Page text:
For every bit of perfect casting — Patrick Stewart as Professor X, Kelsey Grammer as Beast, Ryan Reynolds as Deadpool — there were at least as many characters in the X-Men series who were miscast or poorly executed. Taylor Kitsch as Gambit? Silver Samurai as a lumbering exoskeleton? No thanks.
Singer can’t bear all the blame for this. Lauren Shuler Donner has been with the franchise since the beginning. She produced every X-Men film. Since The Last Stand, Simon Kinberg has also taken on an increasingly active role as a writer, producer, and now, director. Dark Phoenix is his baby. But what Singer did do was establish the business model for this flabby, freewheeling Blob of a cinematic universe, which couldn’t even be trusted to respect its own continuity, let alone Marvel Comics tradition.
The obvious retort to this whole line of criticism would be to say that the movies were juggling a lot of characters and they couldn’t afford to give each one his or her proper due.
In that case, why not keep a tight ensemble, focus on your principal cast members, and save the other unneeded characters for the next movie when you can devote more screen time to them, à la Nightcrawler? Was it just some misguided sense of fan-service that led Singer and other filmmakers to keep throwing in all these flimsy cameos?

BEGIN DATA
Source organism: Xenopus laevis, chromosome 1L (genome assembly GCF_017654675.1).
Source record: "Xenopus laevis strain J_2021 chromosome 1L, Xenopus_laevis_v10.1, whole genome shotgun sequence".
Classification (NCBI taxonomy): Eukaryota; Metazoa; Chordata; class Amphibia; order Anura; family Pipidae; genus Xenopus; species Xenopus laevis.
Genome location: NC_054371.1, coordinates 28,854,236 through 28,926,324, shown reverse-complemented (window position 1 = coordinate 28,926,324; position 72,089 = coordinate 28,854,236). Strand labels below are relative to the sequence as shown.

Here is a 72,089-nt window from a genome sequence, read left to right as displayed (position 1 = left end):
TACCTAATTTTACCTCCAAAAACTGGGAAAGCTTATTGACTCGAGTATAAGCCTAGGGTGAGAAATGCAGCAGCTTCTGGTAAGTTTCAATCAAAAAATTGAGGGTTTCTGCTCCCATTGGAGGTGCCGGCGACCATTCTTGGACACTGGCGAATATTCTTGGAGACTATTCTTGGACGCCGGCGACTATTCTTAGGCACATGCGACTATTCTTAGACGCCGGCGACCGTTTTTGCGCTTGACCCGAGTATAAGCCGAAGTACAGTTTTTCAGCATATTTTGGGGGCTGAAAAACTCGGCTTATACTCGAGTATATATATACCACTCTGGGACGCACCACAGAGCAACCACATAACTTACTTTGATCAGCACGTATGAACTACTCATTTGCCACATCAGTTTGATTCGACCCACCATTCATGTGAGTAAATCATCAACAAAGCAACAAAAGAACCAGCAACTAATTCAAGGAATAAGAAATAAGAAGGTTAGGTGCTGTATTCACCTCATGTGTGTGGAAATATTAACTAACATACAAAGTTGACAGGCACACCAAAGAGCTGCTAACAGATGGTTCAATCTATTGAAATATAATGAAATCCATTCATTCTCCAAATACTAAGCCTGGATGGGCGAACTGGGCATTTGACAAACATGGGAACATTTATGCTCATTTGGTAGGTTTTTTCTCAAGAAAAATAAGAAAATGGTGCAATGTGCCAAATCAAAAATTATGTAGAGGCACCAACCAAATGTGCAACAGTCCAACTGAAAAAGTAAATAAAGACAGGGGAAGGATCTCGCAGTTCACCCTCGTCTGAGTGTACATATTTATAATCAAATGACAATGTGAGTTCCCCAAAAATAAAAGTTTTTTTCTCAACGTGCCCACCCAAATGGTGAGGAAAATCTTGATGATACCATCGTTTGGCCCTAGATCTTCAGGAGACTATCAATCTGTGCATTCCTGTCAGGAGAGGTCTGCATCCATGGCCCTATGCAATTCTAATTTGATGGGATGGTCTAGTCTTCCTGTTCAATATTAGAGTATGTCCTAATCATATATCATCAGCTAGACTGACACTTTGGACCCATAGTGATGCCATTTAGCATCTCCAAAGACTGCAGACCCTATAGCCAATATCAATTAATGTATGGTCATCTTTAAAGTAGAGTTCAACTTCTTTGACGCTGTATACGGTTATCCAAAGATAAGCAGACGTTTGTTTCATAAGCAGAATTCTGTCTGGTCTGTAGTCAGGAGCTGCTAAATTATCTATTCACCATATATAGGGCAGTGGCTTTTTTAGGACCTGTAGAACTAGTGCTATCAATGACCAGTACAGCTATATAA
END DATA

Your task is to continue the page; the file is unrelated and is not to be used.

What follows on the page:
Over and above the teen soap opera cast-offs that seemed to populate Xavier’s School, the X-Men movies would sometimes utilize lame new B-grade mutants when a more established comics character might have sufficed. Anyone remember Quill, the porcupine head played by Ken Leung?
The X-Men started out as a class of five. Professor X was the teacher. Cyclops, Marvel Girl, Iceman, Beast, and Angel were his students. It was a small training academy.
Giant-Size X-Men #1 opened up the ranks and made the X-Men into more of a multinational team, but even as the roster continued to expand and split into two teams, Blue and Gold, you could easily do a headcount and know who was who. Young mutants were confined to the New Mutants and Generation X. Other former students might go off and join X-Factor or X-Force. Together, all these different teams made up the X-universe, which was its own imaginative corner of the Marvel Universe. You could devote a whole Phase of the MCU just to the X-Men.
It suffered from some of the same built-in franchise problems as the 2000s films, but First Class, at least, had a different energy to it. Director Matthew Vaughn brought a retro vibe and breakout star Michael Fassbender made Magneto into a more compelling villain. Then we got a Wolverine movie set in Japan, which had third-act problems but which made for a refreshing standalone with a unique setting.
Just when the franchise seemed poised to escape Singer’s shadow, he returned to the director’s chair with Days of Future Past. Against all odds, that wound up being one of the better X-Men movies. Maybe part of that was because of its supergroup old/new cast and because its ‘70s period setting confined the horrible costume aesthetic of past Singer films to a frame story set in the future.